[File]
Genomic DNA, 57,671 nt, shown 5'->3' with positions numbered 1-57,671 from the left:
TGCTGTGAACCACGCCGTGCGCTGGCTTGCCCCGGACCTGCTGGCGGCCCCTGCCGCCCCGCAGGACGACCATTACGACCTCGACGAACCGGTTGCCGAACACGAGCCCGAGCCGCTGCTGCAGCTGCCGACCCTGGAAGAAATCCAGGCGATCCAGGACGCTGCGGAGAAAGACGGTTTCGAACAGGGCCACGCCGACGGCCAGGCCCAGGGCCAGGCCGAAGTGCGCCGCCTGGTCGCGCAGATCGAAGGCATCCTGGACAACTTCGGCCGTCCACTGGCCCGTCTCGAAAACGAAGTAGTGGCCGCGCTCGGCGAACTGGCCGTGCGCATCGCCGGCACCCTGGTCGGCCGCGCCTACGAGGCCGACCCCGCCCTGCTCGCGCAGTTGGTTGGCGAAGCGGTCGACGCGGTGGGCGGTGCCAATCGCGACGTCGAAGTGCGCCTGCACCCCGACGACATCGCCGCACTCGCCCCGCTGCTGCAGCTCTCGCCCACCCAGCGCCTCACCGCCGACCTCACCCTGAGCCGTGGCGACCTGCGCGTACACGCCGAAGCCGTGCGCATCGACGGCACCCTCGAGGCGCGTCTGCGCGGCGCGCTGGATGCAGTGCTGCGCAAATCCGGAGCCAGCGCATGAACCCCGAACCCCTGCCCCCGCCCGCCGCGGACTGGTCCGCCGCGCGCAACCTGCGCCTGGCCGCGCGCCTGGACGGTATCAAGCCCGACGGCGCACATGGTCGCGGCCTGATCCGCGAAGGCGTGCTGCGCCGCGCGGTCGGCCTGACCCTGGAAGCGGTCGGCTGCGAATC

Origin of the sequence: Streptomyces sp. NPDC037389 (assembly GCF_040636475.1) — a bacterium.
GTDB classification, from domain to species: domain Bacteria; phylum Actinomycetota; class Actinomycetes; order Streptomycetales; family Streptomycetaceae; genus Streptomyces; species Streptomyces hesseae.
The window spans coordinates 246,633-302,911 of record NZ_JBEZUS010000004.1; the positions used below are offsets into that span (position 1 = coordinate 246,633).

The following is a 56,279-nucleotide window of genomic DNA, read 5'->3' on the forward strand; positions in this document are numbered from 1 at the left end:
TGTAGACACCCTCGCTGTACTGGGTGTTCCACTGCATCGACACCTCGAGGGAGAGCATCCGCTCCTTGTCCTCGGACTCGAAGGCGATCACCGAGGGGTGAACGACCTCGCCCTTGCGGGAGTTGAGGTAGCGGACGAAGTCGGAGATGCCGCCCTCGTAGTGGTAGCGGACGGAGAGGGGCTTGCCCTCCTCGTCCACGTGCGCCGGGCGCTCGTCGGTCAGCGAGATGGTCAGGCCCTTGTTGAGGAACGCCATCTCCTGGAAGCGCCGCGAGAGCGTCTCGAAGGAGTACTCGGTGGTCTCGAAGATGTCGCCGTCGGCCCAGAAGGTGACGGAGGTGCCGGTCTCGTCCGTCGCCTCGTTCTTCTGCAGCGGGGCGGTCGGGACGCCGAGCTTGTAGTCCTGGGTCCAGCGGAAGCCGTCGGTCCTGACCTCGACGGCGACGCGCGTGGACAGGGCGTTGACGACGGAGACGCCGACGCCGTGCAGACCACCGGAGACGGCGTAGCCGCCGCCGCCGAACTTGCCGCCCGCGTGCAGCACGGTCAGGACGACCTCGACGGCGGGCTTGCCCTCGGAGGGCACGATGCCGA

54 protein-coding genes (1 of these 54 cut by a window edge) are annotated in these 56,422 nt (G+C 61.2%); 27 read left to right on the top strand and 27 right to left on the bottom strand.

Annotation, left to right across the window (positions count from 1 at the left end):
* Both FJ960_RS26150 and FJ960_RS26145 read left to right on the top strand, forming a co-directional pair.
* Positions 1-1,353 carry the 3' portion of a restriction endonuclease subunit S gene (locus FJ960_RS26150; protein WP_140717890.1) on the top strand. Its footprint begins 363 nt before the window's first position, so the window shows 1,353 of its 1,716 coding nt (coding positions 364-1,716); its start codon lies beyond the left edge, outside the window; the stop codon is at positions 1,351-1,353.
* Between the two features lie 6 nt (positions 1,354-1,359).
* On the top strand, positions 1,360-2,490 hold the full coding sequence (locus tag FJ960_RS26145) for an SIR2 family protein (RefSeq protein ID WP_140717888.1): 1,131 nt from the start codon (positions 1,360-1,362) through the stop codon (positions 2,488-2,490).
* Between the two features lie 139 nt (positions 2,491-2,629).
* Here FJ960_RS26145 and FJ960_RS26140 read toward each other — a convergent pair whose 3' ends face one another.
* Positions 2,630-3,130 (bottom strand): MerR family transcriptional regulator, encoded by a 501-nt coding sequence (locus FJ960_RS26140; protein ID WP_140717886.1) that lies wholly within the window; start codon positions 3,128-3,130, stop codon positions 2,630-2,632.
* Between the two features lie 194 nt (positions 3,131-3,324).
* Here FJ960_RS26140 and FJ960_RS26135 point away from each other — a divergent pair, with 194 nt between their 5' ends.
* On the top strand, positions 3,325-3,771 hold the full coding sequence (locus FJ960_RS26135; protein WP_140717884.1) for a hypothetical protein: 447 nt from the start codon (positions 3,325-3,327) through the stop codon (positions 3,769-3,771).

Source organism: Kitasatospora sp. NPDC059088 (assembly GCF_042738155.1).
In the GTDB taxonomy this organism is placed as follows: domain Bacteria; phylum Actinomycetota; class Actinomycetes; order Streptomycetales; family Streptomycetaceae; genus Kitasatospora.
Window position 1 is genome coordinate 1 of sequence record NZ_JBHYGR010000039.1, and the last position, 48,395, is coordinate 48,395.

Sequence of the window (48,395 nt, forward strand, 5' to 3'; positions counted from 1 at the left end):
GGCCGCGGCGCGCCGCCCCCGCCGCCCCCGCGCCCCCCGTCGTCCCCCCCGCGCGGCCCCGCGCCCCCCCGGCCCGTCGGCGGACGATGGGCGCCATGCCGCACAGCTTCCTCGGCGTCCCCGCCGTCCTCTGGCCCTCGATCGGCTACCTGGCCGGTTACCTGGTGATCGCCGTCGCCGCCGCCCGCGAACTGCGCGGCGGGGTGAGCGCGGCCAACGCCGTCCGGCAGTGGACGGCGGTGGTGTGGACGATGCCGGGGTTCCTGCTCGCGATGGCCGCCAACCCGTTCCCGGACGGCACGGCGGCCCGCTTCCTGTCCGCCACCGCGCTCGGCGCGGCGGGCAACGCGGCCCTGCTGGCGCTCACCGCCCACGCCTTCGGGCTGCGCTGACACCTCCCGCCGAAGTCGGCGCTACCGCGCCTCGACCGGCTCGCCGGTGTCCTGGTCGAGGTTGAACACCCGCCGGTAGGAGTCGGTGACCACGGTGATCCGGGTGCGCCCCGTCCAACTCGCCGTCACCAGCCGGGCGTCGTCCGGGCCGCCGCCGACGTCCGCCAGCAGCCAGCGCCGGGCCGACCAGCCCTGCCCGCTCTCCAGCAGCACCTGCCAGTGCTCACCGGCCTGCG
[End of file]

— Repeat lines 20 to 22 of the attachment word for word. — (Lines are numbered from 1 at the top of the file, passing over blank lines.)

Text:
Source organism: Kitasatospora sp. NPDC059088 (assembly GCF_042738155.1).
In the GTDB taxonomy this organism is placed as follows: domain Bacteria; phylum Actinomycetota; class Actinomycetes; order Streptomycetales; family Streptomycetaceae; genus Kitasatospora.
Window position 1 is genome coordinate 1 of sequence record NZ_JBHYGR010000039.1, and the last position, 48,395, is coordinate 48,395.